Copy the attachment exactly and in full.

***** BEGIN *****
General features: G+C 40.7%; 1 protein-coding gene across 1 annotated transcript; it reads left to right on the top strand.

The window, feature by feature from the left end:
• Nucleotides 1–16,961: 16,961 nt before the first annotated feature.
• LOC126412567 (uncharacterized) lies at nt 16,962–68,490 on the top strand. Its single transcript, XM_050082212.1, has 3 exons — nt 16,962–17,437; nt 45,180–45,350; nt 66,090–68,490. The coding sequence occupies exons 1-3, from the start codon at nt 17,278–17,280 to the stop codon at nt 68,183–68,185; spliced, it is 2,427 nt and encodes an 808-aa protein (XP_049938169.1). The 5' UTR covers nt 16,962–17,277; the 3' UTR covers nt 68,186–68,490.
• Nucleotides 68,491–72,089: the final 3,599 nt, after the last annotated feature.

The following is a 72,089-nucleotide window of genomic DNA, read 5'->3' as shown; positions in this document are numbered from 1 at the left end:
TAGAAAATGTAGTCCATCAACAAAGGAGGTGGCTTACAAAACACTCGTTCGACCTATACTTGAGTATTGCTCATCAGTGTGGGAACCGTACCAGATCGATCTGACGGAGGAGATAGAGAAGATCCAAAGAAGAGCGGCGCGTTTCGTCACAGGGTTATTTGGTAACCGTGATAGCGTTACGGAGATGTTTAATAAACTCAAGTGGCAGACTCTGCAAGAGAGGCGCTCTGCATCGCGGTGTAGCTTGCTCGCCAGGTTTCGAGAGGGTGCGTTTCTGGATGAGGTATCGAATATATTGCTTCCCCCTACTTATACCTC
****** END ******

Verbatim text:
General features: G+C 40.7%; 1 protein-coding gene across 1 annotated transcript; it reads left to right on the top strand.

The window, feature by feature from the left end:
• Nucleotides 1–16,961: 16,961 nt before the first annotated feature.
• LOC126412567 (uncharacterized) lies at nt 16,962–68,490 on the top strand. Its single transcript, XM_050082212.1, has 3 exons — nt 16,962–17,437; nt 45,180–45,350; nt 66,090–68,490. The coding sequence occupies exons 1-3, from the start codon at nt 17,278–17,280 to the stop codon at nt 68,183–68,185; spliced, it is 2,427 nt and encodes an 808-aa protein (XP_049938169.1). The 5' UTR covers nt 16,962–17,277; the 3' UTR covers nt 68,186–68,490.
• Nucleotides 68,491–72,089: the final 3,599 nt, after the last annotated feature.

The following is a 72,089-nucleotide window of genomic DNA, read 5'->3' as shown; positions in this document are numbered from 1 at the left end:
TAGAAAATGTAGTCCATCAACAAAGGAGGTGGCTTACAAAACACTCGTTCGACCTATACTTGAGTATTGCTCATCAGTGTGGGAACCGTACCAGATCGATCTGACGGAGGAGATAGAGAAGATCCAAAGAAGAGCGGCGCGTTTCGTCACAGGGTTATTTGGTAACCGTGATAGCGTTACGGAGATGTTTAATAAACTCAAGTGGCAGACTCTGCAAGAGAGGCGCTCTGCATCGCGGTGTAGCTTGCTCGCCAGGTTTCGAGAGGGTGCGTTTCTGGATGAGGTATCGAATATATTGCTTCCCCCTACTTATACCTC